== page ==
AMD Bristol/Stoney Ridge Thread

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Apr 21, 2017
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I think it took almost 200W for Piledriver to hit 5GHz (well, maybe 100W for the boosting core and the rest for the uncore and other 7 cores). Even with the advancements, I don't think this is doable at ultra low power.

Following the news today on the new R1000 (and V1000 series), it's starting to look like there will be an upcoming native dual core APU die (either now, or about 6 months down the road), based on Picasso. This should be Zen+ ~100mm2 group of products, optimized to address the ~10W market (from 6W to 15W).

At 2c/4t it should be a little more capable than BR at CPU tasks, but have only well under half the GPU perf of BR. Should have almost 3B transistors (vs 1.2B for Stoney and 3.1B for BR) and so it should still cost significantly more to produce than Stoney yet not too significantly more than BR (which is why Stoney remains in production while BR probably does not).

Lower production costs to the point of recovering development costs and product premiums would be needed to justify an FDX alternative positioned below Picasso-L. I think a 4 thread Stoney++ on 22FDX could still possibly do that, but the odds of seeing this in the future appear to be low.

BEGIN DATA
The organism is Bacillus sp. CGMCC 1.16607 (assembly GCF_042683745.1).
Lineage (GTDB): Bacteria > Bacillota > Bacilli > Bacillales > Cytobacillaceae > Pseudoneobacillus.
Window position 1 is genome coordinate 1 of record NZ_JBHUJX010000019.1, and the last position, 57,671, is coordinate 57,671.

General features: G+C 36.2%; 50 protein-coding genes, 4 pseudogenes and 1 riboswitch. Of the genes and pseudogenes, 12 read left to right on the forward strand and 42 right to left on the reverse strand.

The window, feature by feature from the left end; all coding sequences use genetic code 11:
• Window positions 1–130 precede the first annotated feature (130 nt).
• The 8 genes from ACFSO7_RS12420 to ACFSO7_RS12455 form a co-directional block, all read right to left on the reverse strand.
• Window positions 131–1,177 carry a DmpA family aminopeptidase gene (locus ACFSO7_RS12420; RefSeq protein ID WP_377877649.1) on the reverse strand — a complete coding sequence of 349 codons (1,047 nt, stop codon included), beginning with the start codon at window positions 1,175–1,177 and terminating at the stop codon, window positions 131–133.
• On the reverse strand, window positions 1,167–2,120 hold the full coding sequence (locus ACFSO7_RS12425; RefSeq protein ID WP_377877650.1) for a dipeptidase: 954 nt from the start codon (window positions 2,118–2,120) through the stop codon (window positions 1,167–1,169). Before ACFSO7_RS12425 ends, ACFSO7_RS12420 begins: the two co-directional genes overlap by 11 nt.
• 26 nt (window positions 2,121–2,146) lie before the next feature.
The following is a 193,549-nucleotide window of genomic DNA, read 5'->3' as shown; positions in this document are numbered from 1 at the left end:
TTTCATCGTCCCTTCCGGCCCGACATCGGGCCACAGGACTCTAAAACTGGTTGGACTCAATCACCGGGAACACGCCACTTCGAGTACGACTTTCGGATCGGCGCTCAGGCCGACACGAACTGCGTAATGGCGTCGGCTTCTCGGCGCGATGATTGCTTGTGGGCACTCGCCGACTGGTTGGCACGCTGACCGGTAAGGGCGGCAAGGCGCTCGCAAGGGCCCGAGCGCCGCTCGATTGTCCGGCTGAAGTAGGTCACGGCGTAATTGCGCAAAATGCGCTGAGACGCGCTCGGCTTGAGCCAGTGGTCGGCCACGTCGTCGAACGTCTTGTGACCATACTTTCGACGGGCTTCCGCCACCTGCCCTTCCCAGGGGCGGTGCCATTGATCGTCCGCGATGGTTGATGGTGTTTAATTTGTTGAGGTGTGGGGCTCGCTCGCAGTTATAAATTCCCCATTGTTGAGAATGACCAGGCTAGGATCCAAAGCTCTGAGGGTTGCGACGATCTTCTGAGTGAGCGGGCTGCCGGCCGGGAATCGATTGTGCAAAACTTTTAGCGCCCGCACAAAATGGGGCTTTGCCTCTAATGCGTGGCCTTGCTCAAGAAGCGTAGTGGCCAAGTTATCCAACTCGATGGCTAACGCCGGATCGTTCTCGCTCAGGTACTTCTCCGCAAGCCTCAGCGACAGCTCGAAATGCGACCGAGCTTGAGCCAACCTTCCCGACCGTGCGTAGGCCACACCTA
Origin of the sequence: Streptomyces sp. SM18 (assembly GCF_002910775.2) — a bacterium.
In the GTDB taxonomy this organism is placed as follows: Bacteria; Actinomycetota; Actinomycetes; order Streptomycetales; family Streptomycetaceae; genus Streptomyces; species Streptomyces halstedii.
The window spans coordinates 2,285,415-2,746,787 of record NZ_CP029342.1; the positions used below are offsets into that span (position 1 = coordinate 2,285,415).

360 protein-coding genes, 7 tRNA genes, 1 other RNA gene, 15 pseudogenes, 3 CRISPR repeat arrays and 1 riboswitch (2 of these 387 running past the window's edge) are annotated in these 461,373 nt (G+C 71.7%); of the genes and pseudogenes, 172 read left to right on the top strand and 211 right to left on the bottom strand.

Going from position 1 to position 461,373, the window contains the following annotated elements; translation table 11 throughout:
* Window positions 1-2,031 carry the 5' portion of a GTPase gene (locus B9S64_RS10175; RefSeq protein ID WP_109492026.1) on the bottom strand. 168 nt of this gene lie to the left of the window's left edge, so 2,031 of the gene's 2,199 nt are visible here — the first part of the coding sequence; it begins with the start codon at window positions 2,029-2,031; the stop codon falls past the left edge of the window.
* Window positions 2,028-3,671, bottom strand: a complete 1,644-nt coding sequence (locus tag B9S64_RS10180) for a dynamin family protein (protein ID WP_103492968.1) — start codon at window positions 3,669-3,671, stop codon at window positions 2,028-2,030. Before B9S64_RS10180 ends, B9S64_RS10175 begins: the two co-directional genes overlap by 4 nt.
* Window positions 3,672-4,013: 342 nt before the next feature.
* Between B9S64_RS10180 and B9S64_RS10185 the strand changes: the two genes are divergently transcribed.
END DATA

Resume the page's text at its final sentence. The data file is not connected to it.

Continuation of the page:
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Sep 18, 2011
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I think it took almost 200W for Piledriver to hit 5GHz (well, maybe 100W for the boosting core and the rest for the uncore and other 7 cores). Even with the advancements, I don't think this is doable at ultra low power.
The voltage scales across the SOI nodes. It is also easier for FDSOI to get really low delay and thus really high clocks compared to PDSOI/FinFET.

32nm PDSOI <1.6V for 5 GHz -> 28nm HP-FDSOI <1.4V for 5 GHz -> 22nm FDX <1.2V for 5 GHz -> 12nm FDX <1.0V for 5 GHz. The FDSOI nodes have FBB which can be used to increase speeds at lower voltages. 28nm HP-FDSOI <1.3V for <5 GHz w/ FBB -> 22nm FDX <1.1V for <5 GHz w/ Conventional FBB -> 12nm FDX <0.85V for <5 GHz w/ DITO FBB.

Scaling wise, with increased energy efficiency pulled across from Zen's logic and memory compilers, etc. What is 220Ws in 32nm PDSOI with energy optimization would be 15W~35W in 12FDX. Absolutes is 22FDX on power is 1/5th 32PD, and 12FDX in turn can be 1/2th of that. With all the optimizations on bulk(SR/XV) and some agnostic(Zen). Eight core with no UMC(universal memory controller; MCT/DCT/PHY) and only some instances of infinity links. Easy, efficient, and cheap alternative to Zen, in CPU chiplet cases. While, pushing SKUs in likeness of Bristol/Stoney into extremely efficient budget parts.

Under the same math, since 28nm bulk on the low power is similar to PDSOI. So, a9-9420e(9220c)/a6-9220e(9120c) is 1.0V is 2.7/2.4 GHz, 0.9~1.0V is 2.0 GHz. Which would place a 12FDX product at 0.4V for 2 GHz and with FBB w/o power increases to ~2.5 GHz. At that voltage a 6W Stoney Ridge should scale to 0.6W~1.2W. This product does however need some stuff from Zen;
- Excavator's stock voltage range is 0.7V to 1.35V. This needs to adopt Zen's 0.4V to 1.0V stock voltage range.
- Excavator has a less accurate AVFS system and it might be slower at switching than Zen's. This needs to not only adopt it but modify it as well for faster freq/volt/bias switching and to add ABS for AVFBS. Both of which are FDSOI exclusive, body-bias and the shorter time needed for going between power states, ex: Px to Py.